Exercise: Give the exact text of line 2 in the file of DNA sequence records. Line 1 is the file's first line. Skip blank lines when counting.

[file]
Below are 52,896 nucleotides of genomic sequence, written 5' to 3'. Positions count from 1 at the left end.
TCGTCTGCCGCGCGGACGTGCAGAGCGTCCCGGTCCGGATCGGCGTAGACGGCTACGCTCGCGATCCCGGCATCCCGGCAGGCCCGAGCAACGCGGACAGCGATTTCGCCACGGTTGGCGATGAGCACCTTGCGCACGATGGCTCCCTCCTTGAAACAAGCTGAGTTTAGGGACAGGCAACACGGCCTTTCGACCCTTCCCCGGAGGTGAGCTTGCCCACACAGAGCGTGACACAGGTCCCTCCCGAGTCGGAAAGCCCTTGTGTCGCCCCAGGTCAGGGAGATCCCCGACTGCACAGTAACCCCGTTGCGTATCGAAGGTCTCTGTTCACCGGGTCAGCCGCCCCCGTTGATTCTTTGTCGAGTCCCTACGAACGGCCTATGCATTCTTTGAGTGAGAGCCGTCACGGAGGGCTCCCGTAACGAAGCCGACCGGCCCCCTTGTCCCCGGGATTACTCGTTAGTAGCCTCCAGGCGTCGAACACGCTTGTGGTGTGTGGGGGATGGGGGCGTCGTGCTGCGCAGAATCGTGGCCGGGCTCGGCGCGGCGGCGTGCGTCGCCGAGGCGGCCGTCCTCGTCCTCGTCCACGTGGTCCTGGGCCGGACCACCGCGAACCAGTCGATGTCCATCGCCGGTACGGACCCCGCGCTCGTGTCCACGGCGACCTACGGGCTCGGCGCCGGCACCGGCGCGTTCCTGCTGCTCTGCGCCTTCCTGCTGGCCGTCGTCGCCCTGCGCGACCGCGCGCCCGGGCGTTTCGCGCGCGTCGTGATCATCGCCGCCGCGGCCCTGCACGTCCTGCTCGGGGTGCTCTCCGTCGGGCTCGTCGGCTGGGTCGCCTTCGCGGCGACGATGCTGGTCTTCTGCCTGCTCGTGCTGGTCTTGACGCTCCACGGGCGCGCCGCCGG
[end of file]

TCGTCTGCCGCGCGGACGTGCAGAGCGTCCCGGTCCGGATCGGCGTAGACGGCTACGCTCGCGATCCCGGCATCCCGGCAGGCCCGAGCAACGCGGACAGCGATTTCGCCACGGTTGGCGATGAGCACCTTGCGCACGATGGCTCCCTCCTTGAAACAAGCTGAGTTTAGGGACAGGCAACACGGCCTTTCGACCCTTCCCCGGAGGTGAGCTTGCCCACACAGAGCGTGACACAGGTCCCTCCCGAGTCGGAAAGCCCTTGTGTCGCCCCAGGTCAGGGAGATCCCCGACTGCACAGTAACCCCGTTGCGTATCGAAGGTCTCTGTTCACCGGGTCAGCCGCCCCCGTTGATTCTTTGTCGAGTCCCTACGAACGGCCTATGCATTCTTTGAGTGAGAGCCGTCACGGAGGGCTCCCGTAACGAAGCCGACCGGCCCCCTTGTCCCCGGGATTACTCGTTAGTAGCCTCCAGGCGTCGAACACGCTTGTGGTGTGTGGGGGATGGGGGCGTCGTGCTGCGCAGAATCGTGGCCGGGCTCGGCGCGGCGGCGTGCGTCGCCGAGGCGGCCGTCCTCGTCCTCGTCCACGTGGTCCTGGGCCGGACCACCGCGAACCAGTCGATGTCCATCGCCGGTACGGACCCCGCGCTCGTGTCCACGGCGACCTACGGGCTCGGCGCCGGCACCGGCGCGTTCCTGCTGCTCTGCGCCTTCCTGCTGGCCGTCGTCGCCCTGCGCGACCGCGCGCCCGGGCGTTTCGCGCGCGTCGTGATCATCGCCGCCGCGGCCCTGCACGTCCTGCTCGGGGTGCTCTCCGTCGGGCTCGTCGGCTGGGTCGCCTTCGCGGCGACGATGCTGGTCTTCTGCCTGCTCGTGCTGGTCTTGACGCTCCACGGGCGCGCCGCCGG